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Static temperature

Is it because the BL thickens after the shock so the drag increases, causing a increased friction? Here M=0.82 far from the airfoil, the picture represents the static temperature in Kelvins around the symetrical airfoil at angle of attack 0°.

total temp

This is the total temperature for a supposedly everywhere adiabatic flow.

Minf = 0.7

This is not the static temperature but the Mach number, for $M_{\infty}=0.70$

Minf = 0.80 Mach number for $M_{\infty}=0.80$

0.99 Mach number for $M_{\infty}=0.99$

1.2 Mach number for $M_{\infty}=1.20$

I understand that as velocity decreases, temperature rises, but I have another file that shows the evolution of static pressure and it does not increase as static temperature does, after the shock in the BL.

Thank you

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  • $\begingroup$ What is this picture representing? The scale/color seems odd and counterintuitive, whatever it is. There is no unit given. $\endgroup$ – Jpe61 Apr 30 '20 at 22:31
  • $\begingroup$ Can you get the same picture at Mach 0.3, 0.5, 0.7, 0.9, 1.2. Huge info here. Temp rise could be compression or friction. But striking is the bow shock wave changing the shape of the low pressure areas, allowing encroachment of higher pressure from behind the wing (similar to stalling). This "encroachment" may be forming a "tidal bore" on the curved surface. Is this the "shock wave"? Also, is the low pressure area saying "this is what my wing wants to look like at Mach 0.82"? $\endgroup$ – Robert DiGiovanni Apr 30 '20 at 23:50
  • $\begingroup$ @Jpe61 the first picture is representing the stagnation (static?) temperature around a symetrical airfoil. What would you have set for the color scale? The unit is K. These images have been provided to all students by the teachers because of the current quarantine. $\endgroup$ – StrangeDoc May 1 '20 at 11:38
  • $\begingroup$ @Robert Digiovanni I edited my post with the pictures of the Mach number for 0.7, 0.8, 0.9 and 1.2 . I will come back with the pictures of the stagnation temp instead of the Mach number as soon as I run the files in Paraview, however I only have the files from 0.7 to 2. Thank you both for your answers! I'll dig deeper with what you gave me :) $\endgroup$ – StrangeDoc May 1 '20 at 11:41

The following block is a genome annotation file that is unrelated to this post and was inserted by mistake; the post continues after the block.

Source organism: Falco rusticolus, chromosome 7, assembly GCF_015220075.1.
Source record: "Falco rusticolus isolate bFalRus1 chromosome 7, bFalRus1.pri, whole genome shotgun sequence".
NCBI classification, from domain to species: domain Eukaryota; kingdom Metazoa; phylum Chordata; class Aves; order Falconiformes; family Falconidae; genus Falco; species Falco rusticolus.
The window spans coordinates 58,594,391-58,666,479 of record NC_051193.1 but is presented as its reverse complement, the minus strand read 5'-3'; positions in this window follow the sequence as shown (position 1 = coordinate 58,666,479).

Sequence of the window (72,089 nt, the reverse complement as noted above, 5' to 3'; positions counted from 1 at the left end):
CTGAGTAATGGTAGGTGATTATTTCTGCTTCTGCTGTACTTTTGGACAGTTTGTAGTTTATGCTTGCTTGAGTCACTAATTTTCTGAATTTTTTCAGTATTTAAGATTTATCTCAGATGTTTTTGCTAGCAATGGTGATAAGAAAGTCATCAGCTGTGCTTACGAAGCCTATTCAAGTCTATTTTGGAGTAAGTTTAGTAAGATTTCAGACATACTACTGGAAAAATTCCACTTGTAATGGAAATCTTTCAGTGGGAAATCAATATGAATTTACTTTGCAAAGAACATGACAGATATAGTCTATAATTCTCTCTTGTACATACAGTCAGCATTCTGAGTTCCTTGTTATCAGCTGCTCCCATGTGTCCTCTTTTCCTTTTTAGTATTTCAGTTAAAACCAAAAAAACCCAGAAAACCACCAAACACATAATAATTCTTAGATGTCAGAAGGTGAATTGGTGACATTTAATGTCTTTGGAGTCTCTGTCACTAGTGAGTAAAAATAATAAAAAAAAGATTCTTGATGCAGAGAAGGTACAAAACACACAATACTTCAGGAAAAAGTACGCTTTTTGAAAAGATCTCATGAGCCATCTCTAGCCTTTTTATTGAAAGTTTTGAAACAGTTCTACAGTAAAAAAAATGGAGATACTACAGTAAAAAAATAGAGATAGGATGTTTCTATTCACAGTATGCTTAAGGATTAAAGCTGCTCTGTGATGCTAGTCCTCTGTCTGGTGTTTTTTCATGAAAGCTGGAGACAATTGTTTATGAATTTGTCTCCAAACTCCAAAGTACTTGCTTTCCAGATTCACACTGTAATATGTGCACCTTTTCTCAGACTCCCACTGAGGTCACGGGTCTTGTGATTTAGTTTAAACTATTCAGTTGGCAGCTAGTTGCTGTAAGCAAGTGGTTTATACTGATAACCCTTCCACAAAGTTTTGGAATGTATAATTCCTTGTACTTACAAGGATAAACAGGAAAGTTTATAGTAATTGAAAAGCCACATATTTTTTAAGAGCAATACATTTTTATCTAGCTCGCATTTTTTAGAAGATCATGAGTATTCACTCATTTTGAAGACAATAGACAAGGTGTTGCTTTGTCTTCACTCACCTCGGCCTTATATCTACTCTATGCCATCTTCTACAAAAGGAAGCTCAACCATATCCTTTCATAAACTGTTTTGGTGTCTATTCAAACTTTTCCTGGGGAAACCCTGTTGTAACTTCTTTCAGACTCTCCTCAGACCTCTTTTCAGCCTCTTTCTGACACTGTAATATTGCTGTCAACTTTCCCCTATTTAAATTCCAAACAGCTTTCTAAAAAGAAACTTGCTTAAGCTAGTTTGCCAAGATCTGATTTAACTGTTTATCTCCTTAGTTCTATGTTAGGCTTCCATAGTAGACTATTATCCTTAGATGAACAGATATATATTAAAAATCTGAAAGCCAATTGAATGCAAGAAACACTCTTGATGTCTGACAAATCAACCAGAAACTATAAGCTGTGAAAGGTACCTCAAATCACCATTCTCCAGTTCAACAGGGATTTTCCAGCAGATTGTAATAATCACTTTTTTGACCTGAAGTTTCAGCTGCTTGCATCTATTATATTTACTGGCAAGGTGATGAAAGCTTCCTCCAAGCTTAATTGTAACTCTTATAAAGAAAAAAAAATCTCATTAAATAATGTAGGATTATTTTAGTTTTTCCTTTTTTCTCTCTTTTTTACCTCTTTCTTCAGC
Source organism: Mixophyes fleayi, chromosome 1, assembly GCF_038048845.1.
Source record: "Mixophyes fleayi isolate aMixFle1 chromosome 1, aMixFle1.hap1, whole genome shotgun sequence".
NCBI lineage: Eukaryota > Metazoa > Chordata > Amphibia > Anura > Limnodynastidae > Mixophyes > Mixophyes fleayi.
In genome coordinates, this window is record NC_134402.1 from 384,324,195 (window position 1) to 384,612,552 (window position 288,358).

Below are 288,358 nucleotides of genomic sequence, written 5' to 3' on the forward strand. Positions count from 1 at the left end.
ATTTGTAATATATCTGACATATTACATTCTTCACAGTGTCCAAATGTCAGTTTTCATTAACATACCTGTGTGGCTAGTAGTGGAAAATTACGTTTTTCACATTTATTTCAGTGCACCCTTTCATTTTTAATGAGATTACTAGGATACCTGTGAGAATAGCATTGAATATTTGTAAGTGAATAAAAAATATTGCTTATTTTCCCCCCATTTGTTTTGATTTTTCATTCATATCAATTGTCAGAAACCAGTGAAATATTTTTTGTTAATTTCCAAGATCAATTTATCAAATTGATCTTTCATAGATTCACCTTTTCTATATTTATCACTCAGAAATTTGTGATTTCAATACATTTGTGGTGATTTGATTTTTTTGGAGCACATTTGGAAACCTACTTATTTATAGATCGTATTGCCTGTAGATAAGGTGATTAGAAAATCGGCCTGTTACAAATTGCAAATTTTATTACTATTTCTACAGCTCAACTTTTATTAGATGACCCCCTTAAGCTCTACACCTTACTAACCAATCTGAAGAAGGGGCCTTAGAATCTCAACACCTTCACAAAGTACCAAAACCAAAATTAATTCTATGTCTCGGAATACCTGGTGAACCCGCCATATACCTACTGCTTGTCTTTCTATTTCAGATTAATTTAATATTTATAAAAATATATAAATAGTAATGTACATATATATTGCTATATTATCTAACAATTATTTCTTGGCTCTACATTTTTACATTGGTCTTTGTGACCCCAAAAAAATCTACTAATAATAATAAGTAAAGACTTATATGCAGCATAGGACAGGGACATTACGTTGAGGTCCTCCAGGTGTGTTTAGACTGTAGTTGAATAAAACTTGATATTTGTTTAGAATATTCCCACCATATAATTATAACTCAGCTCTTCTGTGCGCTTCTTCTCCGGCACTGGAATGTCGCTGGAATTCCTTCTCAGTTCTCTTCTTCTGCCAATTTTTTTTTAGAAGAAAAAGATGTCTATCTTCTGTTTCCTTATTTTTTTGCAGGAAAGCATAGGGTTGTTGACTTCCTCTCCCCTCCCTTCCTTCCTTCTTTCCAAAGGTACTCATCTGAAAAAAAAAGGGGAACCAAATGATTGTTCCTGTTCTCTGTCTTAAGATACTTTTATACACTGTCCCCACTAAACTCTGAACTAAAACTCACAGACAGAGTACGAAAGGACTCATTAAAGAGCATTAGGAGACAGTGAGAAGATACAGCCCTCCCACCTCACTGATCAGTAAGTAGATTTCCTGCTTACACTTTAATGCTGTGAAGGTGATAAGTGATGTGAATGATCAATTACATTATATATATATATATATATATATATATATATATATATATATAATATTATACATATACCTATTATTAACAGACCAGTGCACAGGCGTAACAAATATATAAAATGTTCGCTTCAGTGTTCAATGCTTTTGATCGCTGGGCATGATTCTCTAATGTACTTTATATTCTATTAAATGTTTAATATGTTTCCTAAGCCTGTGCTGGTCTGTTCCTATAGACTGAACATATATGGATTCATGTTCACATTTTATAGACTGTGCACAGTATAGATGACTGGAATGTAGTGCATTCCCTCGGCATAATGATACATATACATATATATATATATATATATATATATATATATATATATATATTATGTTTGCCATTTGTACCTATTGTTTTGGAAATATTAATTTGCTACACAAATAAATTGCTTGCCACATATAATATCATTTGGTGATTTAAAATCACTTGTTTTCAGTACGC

• $\begingroup$ @JZYL It is adiabatic. What if it was isothermal? $\endgroup$ – StrangeDoc May 1 '20 at 14:32
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Due to no-slip condition, the flow immediately adjacent to the wall has no velocity relative to the wall. If the flow is adiabatic everywhere and there is no significant viscous stresses (more on that later), then the total enthalpy ($h_0$) is constant; if we assume that the gas is calorically perfect (good assumption for air at low supersonic speeds) and that the heat capacity is constant (good assumption for small temperature variation), then:

$$h_0=c_pT_0=c_pT+\frac{1}{2}V^2$$

where $T$ is the static temperature, $T_0$ is the total temperature, $V$ is flow speed.

Immediately adjacent to the wall, the flow static temperature will increase toward the total temperature (around 315K in your example). This occurs in boundary layer both before the shock and after. The boundary layer before the shock is thin, so you can't really see it when zoomed out. After the shock, the boundary layer is greatly thickened along with an amplification in turbulence, so the effect is much more prominent.

Now let's revisit the part about viscous stresses, which are prevalent in the boundary layer. Viscous deceleration is not exactly adiabatic (Ref. Hill, Mechanics and Thermodynamics of Propulsion), so there is decreased total temperature immediately adjacent to the wall (characterized by the recovery factor), and an increase in total temperature farther away, before tending to the free-stream value.

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